The real pandemic of our contemporary world is not only human trafficking but the dehumanization of our own values which allows for these shameless practices to pervade.
Series: Global Menace Human Trafficking
Pushing for women’s rights in a highly chauvinistic society seems like a lost cause. But for someone who has experienced attempted rape by her peers and violence under the very hands of her husband, fighting violence against women comes a natural instinct as it literally hits closer to home.
Human trafficking is a global menace that international policy-making and cause-oriented organizations have long been trying to address. While some progress is being made at the international level, through the formation of commissions and watchdogs, efforts to curb trafficking at the local level are still wanting. Impediments are often tied to local regulations (or the lack of them) and, sometimes, to culturally-driven fear. It is, therefore, at the grassroots level that efforts should be focused to stop trafficking. Even among ourselves, through our own little way, we can stop this menace from spreading.
Violence against women and girls is one of the most pervasive human rights violations in the world, rooted in gender inequality, discrimination and harmful cultural and social norms. Violence against women and girls has been described by the World Health Organization as a global public health pandemic, with 1 in 3 women around the world experiencing physical or sexual violence in their lifetime. While efforts are being exerted to eliminate violence against women in all its forms across all sectors, a change in attitude by men towards women is the key to ending the cycle of violence once and for all.
In Ireland, the discovery of a syndicate bringing impoverished young men and women into slave-like conditions in Romania has shocked police and the public. The human trafficking ring was centered in Letterkenny, County Donegal where a group of young men was being forced to work without salary and to sleep in dirty, unsanitary degrading conditions.
“Inner peace can be reached only when we practice forgiveness. Forgiveness is letting go of the past and is, therefore, the means for correcting our misperceptions.” – Gerald G. Jampolsky, author of Love Is Letting Go of Fear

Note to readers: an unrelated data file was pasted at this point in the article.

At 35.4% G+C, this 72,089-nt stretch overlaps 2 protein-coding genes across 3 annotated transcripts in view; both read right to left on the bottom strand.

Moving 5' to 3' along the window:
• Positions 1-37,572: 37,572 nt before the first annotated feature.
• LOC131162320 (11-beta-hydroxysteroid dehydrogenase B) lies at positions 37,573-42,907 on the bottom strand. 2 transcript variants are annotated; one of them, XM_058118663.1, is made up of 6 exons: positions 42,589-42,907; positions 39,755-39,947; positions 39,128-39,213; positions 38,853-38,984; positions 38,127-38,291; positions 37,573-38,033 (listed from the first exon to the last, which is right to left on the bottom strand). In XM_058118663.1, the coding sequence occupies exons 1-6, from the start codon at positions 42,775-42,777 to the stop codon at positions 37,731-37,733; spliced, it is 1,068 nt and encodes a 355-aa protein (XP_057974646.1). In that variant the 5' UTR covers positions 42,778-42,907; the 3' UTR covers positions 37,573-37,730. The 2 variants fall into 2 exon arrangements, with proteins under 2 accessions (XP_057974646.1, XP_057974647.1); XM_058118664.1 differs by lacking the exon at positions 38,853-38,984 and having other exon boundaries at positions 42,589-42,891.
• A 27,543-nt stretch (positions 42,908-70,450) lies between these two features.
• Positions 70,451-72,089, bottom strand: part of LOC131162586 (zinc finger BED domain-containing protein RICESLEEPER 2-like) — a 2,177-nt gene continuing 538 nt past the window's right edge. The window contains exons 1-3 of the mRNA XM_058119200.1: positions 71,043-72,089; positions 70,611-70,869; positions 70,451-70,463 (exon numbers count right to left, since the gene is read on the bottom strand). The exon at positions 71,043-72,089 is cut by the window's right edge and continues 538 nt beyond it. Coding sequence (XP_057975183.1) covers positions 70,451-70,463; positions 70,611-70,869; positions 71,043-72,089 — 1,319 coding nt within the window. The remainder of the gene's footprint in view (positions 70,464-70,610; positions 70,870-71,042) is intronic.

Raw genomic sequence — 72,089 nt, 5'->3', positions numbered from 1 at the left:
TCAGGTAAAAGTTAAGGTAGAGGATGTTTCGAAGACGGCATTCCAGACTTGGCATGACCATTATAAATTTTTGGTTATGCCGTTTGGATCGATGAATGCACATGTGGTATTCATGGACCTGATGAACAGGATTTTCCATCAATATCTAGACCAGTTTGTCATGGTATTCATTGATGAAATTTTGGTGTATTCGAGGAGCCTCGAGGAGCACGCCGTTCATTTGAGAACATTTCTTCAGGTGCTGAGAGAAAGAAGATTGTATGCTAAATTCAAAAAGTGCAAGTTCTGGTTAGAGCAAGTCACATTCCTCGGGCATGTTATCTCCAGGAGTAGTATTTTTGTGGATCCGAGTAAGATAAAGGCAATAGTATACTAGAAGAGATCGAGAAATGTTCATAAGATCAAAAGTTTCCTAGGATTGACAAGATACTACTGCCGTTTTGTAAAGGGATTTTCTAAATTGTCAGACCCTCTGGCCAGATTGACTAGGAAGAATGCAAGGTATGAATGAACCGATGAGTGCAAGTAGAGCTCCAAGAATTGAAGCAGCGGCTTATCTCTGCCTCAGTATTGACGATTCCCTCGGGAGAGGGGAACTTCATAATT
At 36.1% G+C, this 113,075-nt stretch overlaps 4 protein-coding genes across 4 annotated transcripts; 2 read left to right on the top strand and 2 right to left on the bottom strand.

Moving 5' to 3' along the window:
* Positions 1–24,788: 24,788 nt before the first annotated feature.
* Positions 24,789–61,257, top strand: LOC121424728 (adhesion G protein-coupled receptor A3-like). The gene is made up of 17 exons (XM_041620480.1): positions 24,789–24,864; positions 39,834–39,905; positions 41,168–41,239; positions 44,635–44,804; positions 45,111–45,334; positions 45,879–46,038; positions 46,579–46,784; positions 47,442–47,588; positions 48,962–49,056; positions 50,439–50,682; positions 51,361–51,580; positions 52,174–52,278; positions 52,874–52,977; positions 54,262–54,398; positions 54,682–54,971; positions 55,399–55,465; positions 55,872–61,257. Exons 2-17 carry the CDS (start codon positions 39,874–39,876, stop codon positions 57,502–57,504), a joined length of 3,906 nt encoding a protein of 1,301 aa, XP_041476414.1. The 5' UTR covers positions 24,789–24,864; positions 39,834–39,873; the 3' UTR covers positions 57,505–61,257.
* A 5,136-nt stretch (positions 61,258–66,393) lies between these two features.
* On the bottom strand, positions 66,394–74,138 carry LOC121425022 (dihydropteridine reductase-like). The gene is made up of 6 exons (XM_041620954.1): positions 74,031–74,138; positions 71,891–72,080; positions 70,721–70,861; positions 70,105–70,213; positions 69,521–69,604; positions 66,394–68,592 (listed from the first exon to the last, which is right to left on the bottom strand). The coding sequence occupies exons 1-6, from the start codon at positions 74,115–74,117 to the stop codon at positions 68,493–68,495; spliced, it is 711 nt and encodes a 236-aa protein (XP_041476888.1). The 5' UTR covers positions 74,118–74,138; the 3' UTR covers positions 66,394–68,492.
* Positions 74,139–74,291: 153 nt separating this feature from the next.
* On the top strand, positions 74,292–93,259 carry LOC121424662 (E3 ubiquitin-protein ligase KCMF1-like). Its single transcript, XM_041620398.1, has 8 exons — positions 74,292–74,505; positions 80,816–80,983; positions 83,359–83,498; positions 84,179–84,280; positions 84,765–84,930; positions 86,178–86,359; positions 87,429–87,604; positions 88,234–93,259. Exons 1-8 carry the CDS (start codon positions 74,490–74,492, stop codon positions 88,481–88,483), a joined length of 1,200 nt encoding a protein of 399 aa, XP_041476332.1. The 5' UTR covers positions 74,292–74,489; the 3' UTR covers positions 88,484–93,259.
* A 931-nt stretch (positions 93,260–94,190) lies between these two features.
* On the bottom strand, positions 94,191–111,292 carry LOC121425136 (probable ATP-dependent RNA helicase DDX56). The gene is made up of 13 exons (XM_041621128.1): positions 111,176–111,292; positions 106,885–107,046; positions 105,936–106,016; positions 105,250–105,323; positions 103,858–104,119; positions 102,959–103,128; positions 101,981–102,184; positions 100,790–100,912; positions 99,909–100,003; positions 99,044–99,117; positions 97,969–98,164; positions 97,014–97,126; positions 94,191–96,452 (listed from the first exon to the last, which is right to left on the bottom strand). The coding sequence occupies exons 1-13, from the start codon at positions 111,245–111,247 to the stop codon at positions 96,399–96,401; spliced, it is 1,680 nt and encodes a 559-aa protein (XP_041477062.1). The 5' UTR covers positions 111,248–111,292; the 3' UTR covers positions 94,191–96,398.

The insistent invitation of Pope Francis to the Church to ‘go out to the peripheries’ of society in order to encounter Christ there, is, on one hand, an implicit acknowledgment that the ‘peripheries’ in society and in the world are still many and, on the other hand, that we are not doing enough to be present and minister to those who live in the ‘peripheries.’ It is, therefore, inspiring when we come to know someone like Bro. Paulino (Paul) Bongcaras, who has made the ‘peripheries’ of Cebu City not just a place for his outreach activities, but a place he calls home.
Mutilated, starved, enslaved and beaten yet totally consumed by love for his tormentors even to his death, Saint Isaac Jogues (1607-1646), apostle to the Native Americans, remains one of the most fascinating missionaries of all time. Miraculously escaping from his first capture, he eventually died as a martyr at the age of 39. Canonized together with the other seven North American Jesuit Martyrs in 1930, St. Isaac Jogues has traditionally been claimed by the Catholic Church of the United States because he was martyred in what was later to become the state of New York.
“Tell us, Mary: What did you see along the road?” “I saw the tomb of Christ alive, and the glory of the Resurrected. I saw the witnesses of the Angels, I saw the Shroud. Christ has resurrected my hope!” (Paschal Sequence)